McCarthy’s uncertain future: With House control still undecided, Rep. Kevin McCarthy (R-Bakersfield) is struggling to garner support to become president if Republicans take control as expected. No one has the 218 votes he needs, and McCarthy is facing pushback from his own party’s far-right flank. New York Times

CRIME, COURTS AND POLICE

Los Angeles Police Department officer Jason Goode issued a warning to a motorist on Ventura Boulevard in Encino last month.

(Gary Coronado/Los Angeles Times)

Less underage trafficking for LAPD after new rules: Since the LAPD adopted new rules of engagement regarding traffic stops – no longer using minor violations, such as a broken taillight, as grounds for a search unless the officer thinks a more serious crime is underway – the number of such checks has dropped considerably. As stops became more targeted, there was a slight increase in the frequency with which contraband was discovered. The Times analysis suggests that “police can strike an effective balance between public safety and respect for the rights of individuals,” report Libor Jany and Ben Poston. Los Angeles Times

Yasiel Puig will plead guilty in connection with an illegal gambling network: The former Dodgers outfielder has agreed to plead guilty to lying to federal agents investigating an illegal sports betting operation run by Wayne Nix, a former minor league baseball player who lives in Newport Beach. Puig racked up more than $280,000 in debt with Nix’s operation and subsequently placed hundreds of bets on tennis, soccer and basketball, according to the plea agreement. Los Angeles Times

Jennifer Siebel Newsom takes a stand against Harvey Weinstein: In her testimony to a jury at the fallen Hollywood mogul’s sexual assault trial, Siebel Newsom wept as she shared graphic details of what she recalled as a violent rape in a Beverly Hills hotel suite there. was 17, when she was a struggling actress. “It was hell,” she told jurors in downtown Los Angeles as her husband, Governor Gavin Newsom, waited in a room down the hall. Los Angeles Times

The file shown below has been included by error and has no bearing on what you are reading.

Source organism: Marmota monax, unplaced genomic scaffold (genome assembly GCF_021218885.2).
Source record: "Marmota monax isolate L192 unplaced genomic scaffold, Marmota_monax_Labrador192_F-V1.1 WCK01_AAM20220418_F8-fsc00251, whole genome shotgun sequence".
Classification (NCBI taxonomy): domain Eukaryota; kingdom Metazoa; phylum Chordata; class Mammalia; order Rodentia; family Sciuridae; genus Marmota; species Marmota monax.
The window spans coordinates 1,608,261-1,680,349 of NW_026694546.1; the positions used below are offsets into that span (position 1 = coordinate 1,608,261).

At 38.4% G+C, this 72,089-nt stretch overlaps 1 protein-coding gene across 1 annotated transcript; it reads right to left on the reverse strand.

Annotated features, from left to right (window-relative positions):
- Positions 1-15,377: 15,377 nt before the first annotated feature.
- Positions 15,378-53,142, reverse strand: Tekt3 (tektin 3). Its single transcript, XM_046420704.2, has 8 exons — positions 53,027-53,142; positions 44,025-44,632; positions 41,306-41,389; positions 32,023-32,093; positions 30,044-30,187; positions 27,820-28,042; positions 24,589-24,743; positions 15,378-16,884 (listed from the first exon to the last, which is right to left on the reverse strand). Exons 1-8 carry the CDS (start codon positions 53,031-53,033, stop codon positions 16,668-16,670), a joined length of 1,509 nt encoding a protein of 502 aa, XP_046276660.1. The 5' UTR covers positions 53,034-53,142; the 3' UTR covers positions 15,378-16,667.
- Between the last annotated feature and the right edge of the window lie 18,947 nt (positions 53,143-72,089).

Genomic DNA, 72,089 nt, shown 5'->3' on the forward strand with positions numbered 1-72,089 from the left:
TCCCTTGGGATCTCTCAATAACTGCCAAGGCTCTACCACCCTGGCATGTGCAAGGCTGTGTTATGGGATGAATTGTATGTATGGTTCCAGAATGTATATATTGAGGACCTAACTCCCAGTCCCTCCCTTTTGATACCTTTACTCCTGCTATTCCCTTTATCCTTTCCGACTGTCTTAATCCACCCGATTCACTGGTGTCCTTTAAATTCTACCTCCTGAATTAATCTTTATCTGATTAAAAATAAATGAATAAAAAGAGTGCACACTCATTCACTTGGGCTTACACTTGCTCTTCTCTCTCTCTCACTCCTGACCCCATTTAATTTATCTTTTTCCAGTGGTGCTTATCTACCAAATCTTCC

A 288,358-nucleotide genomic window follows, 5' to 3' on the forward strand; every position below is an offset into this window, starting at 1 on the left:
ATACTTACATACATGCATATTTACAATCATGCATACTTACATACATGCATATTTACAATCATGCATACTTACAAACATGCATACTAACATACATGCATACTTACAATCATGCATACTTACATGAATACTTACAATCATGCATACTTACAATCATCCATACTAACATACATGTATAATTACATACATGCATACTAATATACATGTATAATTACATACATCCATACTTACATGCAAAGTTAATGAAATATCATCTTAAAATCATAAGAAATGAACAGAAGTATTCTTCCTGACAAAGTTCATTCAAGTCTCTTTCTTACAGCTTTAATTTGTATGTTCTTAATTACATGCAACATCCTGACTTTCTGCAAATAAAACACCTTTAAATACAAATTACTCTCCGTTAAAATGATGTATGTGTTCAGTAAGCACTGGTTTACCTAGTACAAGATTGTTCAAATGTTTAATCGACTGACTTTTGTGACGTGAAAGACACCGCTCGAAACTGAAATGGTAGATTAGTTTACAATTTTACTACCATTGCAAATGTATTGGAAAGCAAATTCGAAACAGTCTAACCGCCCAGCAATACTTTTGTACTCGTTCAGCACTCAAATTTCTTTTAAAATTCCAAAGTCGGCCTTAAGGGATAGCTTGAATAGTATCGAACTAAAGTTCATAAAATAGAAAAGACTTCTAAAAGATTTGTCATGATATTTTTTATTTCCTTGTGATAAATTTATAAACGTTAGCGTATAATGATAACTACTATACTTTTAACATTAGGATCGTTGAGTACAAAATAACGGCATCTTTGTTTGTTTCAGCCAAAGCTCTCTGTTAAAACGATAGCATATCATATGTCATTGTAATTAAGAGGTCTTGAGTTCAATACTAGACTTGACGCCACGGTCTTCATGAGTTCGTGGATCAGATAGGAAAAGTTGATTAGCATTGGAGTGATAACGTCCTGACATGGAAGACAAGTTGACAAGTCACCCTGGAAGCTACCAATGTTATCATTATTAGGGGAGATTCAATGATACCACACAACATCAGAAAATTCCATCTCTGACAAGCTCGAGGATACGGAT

HEALTH AND ENVIRONMENT

Flu season is straining the healthcare system in SoCal: After nearly three years of the COVID-19 pandemic, the flu is back in full force to grab the headlines. For the week that ended Nov. 5, 25% of tests in LA County labs were positive for influenza — well above current levels in each of the past five years. Health officials say the outbreak is straining a system that is simultaneously stressed by an outbreak of respiratory syncytial virus, or RSV, and the coronavirus. Underscoring the danger, California public health officials reported the first death of a child under the age of 5 from influenza and RSV on Monday. Los Angeles Times

CALIFORNIAN CULTURE

A man wearing a hi-vis vest speaks into a megaphone as protesters hold up signs saying the UAW is on strike, unfair labor practice

Alex Chubick, a research student in the department of human genetics, leads other protesters in a chant at UCLA as nearly 48,000 University of California scholars go on strike Monday.

(Christina House/Los Angeles Times)

The UC strike disrupts classes: About 48,000 unionized scholars at the University of California’s 10 campuses walked off the job Monday morning, demanding better pay and benefits. Workers include teaching assistants, postdoctoral researchers, graduate student researchers, tutors and fellows, as well as Lawrence Berkeley National Laboratory workers. Just weeks before final exams, the strike has disrupted scheduled classes and university officials are calling for the intervention of a third-party mediator. Los Angeles Times

New cultural district for Pacific Islanders: On Tuesday, the San Francisco Board of Supervisors is expected to pass legislation creating the city’s 10th Cultural District – this one recognizing the Pacific Islander community. If adopted, the site will be in a southern district bordering Daly City. San Francisco Chronicle

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CALIFORNIA ALMANAC

Los Angeles: 72, sunny San Diego: 67, sunny San Francisco: 63 years old, sunny San Jose: 66, sunny Fresno: 64, sunny Sacrament: 68, sunny

AND FINALLY

Today california memory is of Wendy Aldwin:

Where dude and elephant seals bask, Disneyland sparkles, Bakersfield cooks and Morro Bay whispers. Stuffy traffic and Huntington Gardens. Colossal trees and banana slugs. Beach and desert and mist and highway 1. Whales waving and spouting a greeting. Calm Napa Valley. Serene volcanoes. A time of unwavering beauty barring catastrophic natural disasters. I left my heart in California!

If you have a memory or a story about the Golden State, share it with us. (Please limit your story to 100 words.)